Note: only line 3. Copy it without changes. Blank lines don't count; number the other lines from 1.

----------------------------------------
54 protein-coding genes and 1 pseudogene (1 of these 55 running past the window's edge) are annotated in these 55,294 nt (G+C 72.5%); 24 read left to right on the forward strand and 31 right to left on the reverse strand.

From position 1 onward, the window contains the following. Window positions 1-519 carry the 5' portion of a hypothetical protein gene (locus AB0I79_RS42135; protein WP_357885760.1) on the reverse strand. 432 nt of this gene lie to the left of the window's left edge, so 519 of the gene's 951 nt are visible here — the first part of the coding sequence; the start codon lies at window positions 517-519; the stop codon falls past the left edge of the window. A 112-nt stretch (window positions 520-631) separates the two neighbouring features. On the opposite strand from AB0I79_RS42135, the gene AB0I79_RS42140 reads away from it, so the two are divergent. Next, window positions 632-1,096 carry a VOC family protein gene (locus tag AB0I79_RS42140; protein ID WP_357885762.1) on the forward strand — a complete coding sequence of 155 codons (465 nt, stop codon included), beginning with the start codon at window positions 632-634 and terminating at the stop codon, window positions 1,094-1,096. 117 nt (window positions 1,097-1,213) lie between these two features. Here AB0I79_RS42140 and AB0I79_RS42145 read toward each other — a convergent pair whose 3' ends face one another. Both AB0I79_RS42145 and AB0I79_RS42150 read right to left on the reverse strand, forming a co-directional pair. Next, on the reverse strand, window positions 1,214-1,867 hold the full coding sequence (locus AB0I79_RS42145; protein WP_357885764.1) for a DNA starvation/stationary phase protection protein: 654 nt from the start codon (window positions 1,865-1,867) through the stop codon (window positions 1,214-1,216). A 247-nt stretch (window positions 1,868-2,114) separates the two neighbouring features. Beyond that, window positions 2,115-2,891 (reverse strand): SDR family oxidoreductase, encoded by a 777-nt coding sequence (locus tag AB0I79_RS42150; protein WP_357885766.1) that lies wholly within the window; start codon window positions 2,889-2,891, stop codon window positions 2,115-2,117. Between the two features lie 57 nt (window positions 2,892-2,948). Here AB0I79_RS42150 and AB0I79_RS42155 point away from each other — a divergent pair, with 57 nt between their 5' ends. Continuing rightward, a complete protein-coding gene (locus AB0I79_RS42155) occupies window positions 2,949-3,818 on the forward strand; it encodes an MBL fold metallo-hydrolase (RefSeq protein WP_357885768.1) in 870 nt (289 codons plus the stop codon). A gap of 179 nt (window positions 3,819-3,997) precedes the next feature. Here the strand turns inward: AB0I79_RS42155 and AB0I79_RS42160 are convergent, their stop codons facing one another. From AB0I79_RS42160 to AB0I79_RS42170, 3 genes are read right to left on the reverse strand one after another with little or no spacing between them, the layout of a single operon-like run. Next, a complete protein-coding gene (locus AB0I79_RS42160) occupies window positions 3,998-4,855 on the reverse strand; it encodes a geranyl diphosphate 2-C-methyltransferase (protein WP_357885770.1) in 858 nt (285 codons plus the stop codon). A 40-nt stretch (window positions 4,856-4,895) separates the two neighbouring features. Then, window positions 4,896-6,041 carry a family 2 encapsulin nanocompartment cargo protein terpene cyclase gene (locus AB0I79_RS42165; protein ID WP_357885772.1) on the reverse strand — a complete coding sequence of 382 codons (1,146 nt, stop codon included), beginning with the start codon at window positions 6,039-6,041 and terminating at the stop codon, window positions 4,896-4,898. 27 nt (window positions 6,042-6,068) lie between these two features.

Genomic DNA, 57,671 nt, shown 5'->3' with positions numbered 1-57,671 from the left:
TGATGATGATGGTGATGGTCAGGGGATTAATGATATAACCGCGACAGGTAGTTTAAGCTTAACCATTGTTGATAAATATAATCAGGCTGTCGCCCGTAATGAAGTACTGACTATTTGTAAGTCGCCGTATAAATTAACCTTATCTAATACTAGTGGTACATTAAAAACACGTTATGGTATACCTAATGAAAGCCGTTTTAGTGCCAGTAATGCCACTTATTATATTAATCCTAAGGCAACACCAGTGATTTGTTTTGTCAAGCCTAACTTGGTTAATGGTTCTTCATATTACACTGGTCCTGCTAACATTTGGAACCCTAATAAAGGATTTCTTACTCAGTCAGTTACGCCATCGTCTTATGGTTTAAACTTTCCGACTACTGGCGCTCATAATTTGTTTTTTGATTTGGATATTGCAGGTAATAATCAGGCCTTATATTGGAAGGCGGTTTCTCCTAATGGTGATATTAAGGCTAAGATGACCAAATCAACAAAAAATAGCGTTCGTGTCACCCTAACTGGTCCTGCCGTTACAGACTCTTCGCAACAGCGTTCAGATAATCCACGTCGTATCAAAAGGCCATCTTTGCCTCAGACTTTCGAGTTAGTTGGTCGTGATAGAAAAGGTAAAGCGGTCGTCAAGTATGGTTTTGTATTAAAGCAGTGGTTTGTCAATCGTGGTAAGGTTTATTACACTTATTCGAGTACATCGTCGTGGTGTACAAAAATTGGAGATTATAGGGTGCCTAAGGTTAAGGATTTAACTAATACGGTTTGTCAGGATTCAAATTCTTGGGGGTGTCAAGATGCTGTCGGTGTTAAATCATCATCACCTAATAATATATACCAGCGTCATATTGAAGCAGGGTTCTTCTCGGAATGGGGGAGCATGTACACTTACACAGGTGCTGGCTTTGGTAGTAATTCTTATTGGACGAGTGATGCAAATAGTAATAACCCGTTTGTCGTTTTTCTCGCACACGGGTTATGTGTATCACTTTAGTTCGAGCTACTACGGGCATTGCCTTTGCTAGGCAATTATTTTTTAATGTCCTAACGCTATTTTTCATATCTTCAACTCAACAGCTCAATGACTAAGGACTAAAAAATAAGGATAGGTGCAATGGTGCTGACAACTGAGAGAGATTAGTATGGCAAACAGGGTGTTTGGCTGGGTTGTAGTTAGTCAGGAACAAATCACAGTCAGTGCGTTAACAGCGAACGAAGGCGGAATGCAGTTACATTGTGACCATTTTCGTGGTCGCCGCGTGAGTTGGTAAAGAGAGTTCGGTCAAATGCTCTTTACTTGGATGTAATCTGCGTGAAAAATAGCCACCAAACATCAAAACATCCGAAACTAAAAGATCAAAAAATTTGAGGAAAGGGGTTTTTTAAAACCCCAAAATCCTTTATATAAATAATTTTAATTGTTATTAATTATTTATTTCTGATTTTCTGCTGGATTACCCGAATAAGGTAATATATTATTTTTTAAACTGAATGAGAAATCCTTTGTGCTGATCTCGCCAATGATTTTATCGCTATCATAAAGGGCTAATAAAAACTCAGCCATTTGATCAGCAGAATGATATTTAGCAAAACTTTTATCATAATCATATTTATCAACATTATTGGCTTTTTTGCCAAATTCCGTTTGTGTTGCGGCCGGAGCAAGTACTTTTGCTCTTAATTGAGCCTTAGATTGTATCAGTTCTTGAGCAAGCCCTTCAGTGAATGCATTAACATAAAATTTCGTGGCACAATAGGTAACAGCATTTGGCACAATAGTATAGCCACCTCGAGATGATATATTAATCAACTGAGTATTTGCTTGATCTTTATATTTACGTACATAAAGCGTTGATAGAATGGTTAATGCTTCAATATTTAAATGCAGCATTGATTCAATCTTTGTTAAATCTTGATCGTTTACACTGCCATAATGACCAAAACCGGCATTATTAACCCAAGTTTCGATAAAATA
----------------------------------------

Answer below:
Genomic DNA, 57,671 nt, shown 5'->3' with positions numbered 1-57,671 from the left: